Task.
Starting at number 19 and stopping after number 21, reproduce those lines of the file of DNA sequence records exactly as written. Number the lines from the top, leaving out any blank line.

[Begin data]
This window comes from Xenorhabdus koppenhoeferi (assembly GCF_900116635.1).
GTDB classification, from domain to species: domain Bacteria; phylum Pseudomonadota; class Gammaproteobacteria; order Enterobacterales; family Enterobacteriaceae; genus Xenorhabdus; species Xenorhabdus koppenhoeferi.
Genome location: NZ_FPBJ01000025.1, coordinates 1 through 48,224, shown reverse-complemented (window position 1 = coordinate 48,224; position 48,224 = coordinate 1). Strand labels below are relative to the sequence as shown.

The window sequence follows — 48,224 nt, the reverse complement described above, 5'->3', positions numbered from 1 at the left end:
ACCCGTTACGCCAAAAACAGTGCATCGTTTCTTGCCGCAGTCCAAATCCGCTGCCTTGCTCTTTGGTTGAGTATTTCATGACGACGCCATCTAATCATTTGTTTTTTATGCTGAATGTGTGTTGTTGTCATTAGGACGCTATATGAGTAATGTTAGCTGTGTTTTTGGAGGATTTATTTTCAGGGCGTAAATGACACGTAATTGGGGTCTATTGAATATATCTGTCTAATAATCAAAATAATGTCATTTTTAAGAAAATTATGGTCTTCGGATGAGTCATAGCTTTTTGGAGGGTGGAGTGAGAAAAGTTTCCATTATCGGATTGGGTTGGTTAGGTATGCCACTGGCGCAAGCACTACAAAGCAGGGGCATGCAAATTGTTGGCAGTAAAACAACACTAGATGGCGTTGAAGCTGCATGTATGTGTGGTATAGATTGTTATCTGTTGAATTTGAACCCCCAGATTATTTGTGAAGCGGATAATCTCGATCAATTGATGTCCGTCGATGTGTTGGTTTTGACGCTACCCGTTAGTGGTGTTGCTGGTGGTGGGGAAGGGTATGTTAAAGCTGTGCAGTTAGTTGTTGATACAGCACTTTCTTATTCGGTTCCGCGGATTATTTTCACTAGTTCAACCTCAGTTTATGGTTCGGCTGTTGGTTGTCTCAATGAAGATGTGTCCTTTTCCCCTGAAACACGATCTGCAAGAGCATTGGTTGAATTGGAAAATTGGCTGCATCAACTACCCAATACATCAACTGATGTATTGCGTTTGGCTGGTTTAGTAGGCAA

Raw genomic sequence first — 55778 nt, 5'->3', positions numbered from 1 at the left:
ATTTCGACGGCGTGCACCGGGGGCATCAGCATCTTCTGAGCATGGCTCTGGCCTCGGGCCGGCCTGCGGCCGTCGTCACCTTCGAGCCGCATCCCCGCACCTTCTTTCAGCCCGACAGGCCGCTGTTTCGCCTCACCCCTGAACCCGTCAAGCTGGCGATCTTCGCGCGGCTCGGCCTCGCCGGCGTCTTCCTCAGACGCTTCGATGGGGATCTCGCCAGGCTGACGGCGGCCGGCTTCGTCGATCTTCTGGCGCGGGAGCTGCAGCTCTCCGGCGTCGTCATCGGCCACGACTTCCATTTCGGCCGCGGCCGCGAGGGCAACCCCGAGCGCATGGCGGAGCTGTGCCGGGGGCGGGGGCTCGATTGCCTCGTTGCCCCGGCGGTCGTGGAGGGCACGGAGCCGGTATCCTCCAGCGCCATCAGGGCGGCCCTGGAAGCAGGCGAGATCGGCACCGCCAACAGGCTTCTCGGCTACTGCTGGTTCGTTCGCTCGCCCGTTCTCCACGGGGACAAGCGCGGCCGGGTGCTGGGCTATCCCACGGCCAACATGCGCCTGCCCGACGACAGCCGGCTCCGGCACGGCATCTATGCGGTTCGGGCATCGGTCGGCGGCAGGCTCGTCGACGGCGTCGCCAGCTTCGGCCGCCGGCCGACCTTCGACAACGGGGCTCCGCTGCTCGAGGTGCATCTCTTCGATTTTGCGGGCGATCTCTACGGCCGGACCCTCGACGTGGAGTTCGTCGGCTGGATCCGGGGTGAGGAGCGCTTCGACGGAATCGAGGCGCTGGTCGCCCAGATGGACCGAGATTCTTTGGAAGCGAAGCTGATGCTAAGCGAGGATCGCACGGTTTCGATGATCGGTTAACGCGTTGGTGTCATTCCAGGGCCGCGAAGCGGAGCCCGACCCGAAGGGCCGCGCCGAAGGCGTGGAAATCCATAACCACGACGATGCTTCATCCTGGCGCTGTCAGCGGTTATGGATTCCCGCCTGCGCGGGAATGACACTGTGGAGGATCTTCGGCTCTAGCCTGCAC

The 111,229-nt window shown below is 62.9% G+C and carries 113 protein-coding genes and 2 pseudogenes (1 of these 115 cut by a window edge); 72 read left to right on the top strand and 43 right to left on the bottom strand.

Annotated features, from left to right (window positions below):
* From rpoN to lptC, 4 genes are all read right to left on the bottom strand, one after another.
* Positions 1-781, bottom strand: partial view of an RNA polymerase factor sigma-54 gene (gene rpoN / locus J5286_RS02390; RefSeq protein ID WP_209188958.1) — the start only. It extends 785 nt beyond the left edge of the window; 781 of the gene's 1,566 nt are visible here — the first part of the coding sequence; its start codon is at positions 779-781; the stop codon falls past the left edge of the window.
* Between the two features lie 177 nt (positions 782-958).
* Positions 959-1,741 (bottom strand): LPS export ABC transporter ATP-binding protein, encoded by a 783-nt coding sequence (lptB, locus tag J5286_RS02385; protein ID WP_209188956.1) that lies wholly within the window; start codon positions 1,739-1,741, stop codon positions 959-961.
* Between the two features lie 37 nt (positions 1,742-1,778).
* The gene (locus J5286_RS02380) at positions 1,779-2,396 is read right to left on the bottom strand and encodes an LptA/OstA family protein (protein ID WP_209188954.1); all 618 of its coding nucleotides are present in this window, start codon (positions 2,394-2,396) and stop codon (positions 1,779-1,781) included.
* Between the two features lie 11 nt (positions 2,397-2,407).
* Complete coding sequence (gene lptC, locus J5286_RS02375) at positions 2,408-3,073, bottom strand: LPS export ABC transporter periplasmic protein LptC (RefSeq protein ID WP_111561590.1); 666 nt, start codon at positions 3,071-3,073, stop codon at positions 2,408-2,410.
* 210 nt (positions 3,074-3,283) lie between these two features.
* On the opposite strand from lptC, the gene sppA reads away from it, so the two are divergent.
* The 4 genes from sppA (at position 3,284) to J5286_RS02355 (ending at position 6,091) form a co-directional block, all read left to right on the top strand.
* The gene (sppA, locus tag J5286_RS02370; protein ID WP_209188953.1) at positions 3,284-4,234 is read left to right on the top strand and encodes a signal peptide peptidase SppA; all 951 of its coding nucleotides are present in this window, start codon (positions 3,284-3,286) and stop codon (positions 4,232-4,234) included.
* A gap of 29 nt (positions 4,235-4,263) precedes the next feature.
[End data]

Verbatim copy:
* On the opposite strand from lptC, the gene sppA reads away from it, so the two are divergent.
* The 4 genes from sppA (at position 3,284) to J5286_RS02355 (ending at position 6,091) form a co-directional block, all read left to right on the top strand.
* The gene (sppA, locus tag J5286_RS02370; protein ID WP_209188953.1) at positions 3,284-4,234 is read left to right on the top strand and encodes a signal peptide peptidase SppA; all 951 of its coding nucleotides are present in this window, start codon (positions 3,284-3,286) and stop codon (positions 4,232-4,234) included.